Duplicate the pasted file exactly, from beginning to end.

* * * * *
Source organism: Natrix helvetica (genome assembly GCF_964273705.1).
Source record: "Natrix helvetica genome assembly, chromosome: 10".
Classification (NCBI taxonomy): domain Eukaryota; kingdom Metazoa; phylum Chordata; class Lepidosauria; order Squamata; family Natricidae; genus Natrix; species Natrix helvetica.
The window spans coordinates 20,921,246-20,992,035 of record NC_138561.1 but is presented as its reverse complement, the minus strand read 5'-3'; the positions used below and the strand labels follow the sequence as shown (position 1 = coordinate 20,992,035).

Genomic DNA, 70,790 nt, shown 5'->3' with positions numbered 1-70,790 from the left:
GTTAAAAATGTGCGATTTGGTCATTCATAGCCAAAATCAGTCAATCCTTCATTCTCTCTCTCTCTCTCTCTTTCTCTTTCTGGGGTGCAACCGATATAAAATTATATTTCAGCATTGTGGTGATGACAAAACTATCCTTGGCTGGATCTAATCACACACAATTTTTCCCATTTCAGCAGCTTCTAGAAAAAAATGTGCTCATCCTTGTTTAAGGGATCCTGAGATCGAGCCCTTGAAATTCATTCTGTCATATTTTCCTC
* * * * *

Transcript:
Source organism: Natrix helvetica (genome assembly GCF_964273705.1).
Source record: "Natrix helvetica genome assembly, chromosome: 10".
Classification (NCBI taxonomy): domain Eukaryota; kingdom Metazoa; phylum Chordata; class Lepidosauria; order Squamata; family Natricidae; genus Natrix; species Natrix helvetica.
The window spans coordinates 20,921,246-20,992,035 of record NC_138561.1 but is presented as its reverse complement, the minus strand read 5'-3'; the positions used below and the strand labels follow the sequence as shown (position 1 = coordinate 20,992,035).

Genomic DNA, 70,790 nt, shown 5'->3' with positions numbered 1-70,790 from the left:
GTTAAAAATGTGCGATTTGGTCATTCATAGCCAAAATCAGTCAATCCTTCATTCTCTCTCTCTCTCTCTCTTTCTCTTTCTGGGGTGCAACCGATATAAAATTATATTTCAGCATTGTGGTGATGACAAAACTATCCTTGGCTGGATCTAATCACACACAATTTTTCCCATTTCAGCAGCTTCTAGAAAAAAATGTGCTCATCCTTGTTTAAGGGATCCTGAGATCGAGCCCTTGAAATTCATTCTGTCATATTTTCCTC